Erin Lavelle is taking public art to a new level.
In fact, she’s taking it into the neighborhood and giving it away as part of a public art exchange project she’s calling “Something Good.”
During April and May this year, the Lanesboro Arts Residency program hosted Lavelle as she collected artwork and stories for the project. Over the two months, Lavelle pounded the pavement and met with members of the community to gather the materials she would need for her art. Everywhere she went, she made one request.
“I asked, what’s the most valuable thing you’re willing to part with?” Lavelle said.
The request, she said, is based off the Buddhist philosophy of dana, or giving in the most generous way possible. During her residency, Lavelle asked people to give her items they valued and to share with her the story behind them.
In the end, she collected more than 45 pieces from members of the community.
Now she’s returning to Lanesboro to complete the second half of the exchange by giving those stories and goods back – but to different people.
Lavelle will be setting up shop August 15-18 at the corner of Kenilworth Avenue North and Coffee Street East in downtown Lanesboro, where she’ll match people with the items and stories she was given earlier in the year.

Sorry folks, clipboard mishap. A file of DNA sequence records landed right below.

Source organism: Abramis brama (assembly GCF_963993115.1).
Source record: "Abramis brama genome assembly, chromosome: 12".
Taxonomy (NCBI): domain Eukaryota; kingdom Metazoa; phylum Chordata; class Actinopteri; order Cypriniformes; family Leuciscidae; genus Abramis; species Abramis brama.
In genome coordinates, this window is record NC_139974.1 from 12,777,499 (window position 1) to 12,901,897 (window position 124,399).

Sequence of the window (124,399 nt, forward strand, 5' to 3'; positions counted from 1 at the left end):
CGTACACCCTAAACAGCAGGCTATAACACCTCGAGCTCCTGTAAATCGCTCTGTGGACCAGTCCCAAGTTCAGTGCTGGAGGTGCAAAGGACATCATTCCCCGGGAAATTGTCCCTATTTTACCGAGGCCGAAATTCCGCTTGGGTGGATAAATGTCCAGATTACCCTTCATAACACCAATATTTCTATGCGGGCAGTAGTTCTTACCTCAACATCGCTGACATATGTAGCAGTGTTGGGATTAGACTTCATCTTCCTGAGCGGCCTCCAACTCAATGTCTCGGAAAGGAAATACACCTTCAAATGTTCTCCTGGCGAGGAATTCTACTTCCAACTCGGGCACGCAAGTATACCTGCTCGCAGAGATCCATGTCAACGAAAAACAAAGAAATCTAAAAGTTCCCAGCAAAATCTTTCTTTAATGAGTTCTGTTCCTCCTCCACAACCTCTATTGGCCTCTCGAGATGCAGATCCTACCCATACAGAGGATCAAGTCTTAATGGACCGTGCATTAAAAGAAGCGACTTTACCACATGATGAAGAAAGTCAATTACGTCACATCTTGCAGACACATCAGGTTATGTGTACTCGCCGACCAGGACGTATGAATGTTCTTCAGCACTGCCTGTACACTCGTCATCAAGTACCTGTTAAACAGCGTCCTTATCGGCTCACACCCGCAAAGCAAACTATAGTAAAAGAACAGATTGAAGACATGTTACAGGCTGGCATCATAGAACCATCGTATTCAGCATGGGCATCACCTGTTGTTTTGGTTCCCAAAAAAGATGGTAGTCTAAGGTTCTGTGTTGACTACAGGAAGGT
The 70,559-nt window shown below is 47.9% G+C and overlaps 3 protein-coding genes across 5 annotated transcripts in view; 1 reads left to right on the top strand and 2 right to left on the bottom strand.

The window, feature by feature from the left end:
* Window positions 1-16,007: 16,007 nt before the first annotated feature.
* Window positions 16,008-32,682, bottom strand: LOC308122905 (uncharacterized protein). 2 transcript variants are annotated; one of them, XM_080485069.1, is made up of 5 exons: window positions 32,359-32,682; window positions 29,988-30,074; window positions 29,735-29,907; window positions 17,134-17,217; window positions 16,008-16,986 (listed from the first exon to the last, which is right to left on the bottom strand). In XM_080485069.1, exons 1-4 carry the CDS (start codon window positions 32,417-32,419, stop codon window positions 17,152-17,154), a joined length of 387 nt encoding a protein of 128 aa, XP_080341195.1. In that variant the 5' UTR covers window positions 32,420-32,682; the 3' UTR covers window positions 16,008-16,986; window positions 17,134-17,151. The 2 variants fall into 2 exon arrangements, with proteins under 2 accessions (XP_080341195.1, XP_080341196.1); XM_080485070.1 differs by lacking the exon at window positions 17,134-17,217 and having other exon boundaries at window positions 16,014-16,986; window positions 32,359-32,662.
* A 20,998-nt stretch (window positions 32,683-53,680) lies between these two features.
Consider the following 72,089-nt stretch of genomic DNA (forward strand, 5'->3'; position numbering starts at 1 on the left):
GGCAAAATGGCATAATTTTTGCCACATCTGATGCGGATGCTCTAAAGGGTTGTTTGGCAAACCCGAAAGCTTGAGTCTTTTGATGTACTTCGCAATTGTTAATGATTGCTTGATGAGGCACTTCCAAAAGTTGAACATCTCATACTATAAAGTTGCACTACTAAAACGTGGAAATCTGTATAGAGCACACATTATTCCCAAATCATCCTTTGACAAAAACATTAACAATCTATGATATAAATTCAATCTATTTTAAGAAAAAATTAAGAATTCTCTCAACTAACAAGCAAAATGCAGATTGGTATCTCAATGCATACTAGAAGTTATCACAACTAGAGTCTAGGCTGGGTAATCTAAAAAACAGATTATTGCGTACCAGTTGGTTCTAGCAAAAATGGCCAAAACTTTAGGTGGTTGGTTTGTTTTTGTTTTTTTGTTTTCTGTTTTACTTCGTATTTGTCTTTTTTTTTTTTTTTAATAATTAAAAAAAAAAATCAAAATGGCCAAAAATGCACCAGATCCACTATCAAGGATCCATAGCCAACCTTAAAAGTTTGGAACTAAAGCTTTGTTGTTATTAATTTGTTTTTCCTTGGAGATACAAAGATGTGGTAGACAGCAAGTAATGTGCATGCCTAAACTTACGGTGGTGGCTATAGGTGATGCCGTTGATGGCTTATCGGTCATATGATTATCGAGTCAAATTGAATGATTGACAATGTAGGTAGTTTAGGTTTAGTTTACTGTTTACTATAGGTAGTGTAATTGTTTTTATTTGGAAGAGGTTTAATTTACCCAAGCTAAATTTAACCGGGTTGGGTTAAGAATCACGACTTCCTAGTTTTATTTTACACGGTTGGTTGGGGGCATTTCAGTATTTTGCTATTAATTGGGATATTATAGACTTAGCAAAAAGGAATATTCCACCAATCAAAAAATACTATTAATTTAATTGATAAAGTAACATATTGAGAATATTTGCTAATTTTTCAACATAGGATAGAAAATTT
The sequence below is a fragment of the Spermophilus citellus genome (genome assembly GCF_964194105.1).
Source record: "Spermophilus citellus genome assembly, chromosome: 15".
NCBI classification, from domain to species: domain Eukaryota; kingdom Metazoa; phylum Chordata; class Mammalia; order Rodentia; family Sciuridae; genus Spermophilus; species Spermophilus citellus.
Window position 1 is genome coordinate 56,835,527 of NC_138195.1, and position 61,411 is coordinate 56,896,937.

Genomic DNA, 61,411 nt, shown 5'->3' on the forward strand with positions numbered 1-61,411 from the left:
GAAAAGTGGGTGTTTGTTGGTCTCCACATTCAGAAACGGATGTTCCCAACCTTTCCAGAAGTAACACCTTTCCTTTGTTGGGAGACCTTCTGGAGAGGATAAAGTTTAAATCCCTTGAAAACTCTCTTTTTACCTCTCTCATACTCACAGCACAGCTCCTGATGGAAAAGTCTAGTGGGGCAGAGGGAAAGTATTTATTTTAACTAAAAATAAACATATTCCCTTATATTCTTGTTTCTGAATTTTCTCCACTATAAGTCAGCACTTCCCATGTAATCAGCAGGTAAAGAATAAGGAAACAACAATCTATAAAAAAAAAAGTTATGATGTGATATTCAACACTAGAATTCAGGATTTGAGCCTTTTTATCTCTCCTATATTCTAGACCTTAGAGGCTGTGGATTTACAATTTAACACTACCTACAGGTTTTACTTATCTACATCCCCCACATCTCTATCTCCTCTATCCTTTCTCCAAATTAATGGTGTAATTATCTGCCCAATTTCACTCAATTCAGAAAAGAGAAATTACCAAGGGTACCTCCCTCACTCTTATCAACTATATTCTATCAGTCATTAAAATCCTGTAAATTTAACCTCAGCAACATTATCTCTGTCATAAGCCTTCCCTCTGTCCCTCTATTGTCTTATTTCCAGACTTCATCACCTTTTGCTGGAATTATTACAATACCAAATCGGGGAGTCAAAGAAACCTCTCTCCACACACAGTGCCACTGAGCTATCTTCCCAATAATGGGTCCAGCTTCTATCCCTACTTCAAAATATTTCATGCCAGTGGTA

She likes to keep the pop-ups a bit of a mystery, but says people can expect “to have a conversation with me and perhaps be matched with a story that I have collected, and perhaps usher a good into a new future.”
This is Lavelle’s second time curating a public art exchange. She first tested the concept behind “Something Good” in her Minneapolis neighborhood in 2016 and said it was “wildly successful.”
“I don’t know what will happen in Lanesboro,” she admitted, adding that there’s still time to donate if people are interested. “So far, people have been very generous with their time and very interested, and I’m enjoying going to the community and talking about the project.”
The purpose of the exchange, she says, is to promote generosity and listening.
“I think one of the problems in our society is that we want to share, but we don’t want to listen and receive, and we don’t practice that regularly,” she says.
“Something Good” is a little off the beaten track when it comes to the general understanding of public art because the exhibit won’t be a temporary display. Instead, each item will be matched to someone else and given away, along with the story attached to it.
But the temporariness of it is what gets Lavelle excited, as well as the role of the community in creating the exchange. “As an artist, I’m involved in the process of it, but it can’t exist without the audience interacting with me,” she said.
Have a story?
There’s still time to donate. Contact Lanesboro Arts at 507-467-2446 or Erin Lavelle at email@example.com.